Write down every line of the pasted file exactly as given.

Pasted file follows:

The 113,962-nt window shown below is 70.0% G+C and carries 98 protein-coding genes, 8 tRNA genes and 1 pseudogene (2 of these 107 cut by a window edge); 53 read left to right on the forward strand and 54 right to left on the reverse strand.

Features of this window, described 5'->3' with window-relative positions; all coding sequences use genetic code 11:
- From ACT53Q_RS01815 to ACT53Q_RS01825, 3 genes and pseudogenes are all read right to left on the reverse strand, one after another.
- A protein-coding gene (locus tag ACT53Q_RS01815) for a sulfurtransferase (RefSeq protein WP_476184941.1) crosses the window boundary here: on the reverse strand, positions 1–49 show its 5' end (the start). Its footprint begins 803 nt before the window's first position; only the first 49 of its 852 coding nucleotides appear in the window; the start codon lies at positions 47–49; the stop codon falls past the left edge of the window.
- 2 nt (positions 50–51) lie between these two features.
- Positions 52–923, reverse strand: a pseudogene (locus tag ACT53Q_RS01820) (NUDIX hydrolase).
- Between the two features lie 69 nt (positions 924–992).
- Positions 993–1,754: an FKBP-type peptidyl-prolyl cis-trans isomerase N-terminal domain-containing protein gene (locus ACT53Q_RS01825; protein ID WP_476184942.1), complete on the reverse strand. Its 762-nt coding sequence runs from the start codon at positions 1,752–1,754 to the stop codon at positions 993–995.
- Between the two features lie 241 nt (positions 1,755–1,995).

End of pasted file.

The 113,962-nt window shown below is 70.0% G+C and carries 98 protein-coding genes, 8 tRNA genes and 1 pseudogene (2 of these 107 cut by a window edge); 53 read left to right on the forward strand and 54 right to left on the reverse strand.

Features of this window, described 5'->3' with window-relative positions; all coding sequences use genetic code 11:
- From ACT53Q_RS01815 to ACT53Q_RS01825, 3 genes and pseudogenes are all read right to left on the reverse strand, one after another.
- A protein-coding gene (locus tag ACT53Q_RS01815) for a sulfurtransferase (RefSeq protein WP_476184941.1) crosses the window boundary here: on the reverse strand, positions 1–49 show its 5' end (the start). Its footprint begins 803 nt before the window's first position; only the first 49 of its 852 coding nucleotides appear in the window; the start codon lies at positions 47–49; the stop codon falls past the left edge of the window.
- 2 nt (positions 50–51) lie between these two features.
- Positions 52–923, reverse strand: a pseudogene (locus tag ACT53Q_RS01820) (NUDIX hydrolase).
- Between the two features lie 69 nt (positions 924–992).
- Positions 993–1,754: an FKBP-type peptidyl-prolyl cis-trans isomerase N-terminal domain-containing protein gene (locus ACT53Q_RS01825; protein ID WP_476184942.1), complete on the reverse strand. Its 762-nt coding sequence runs from the start codon at positions 1,752–1,754 to the stop codon at positions 993–995.
- Between the two features lie 241 nt (positions 1,755–1,995).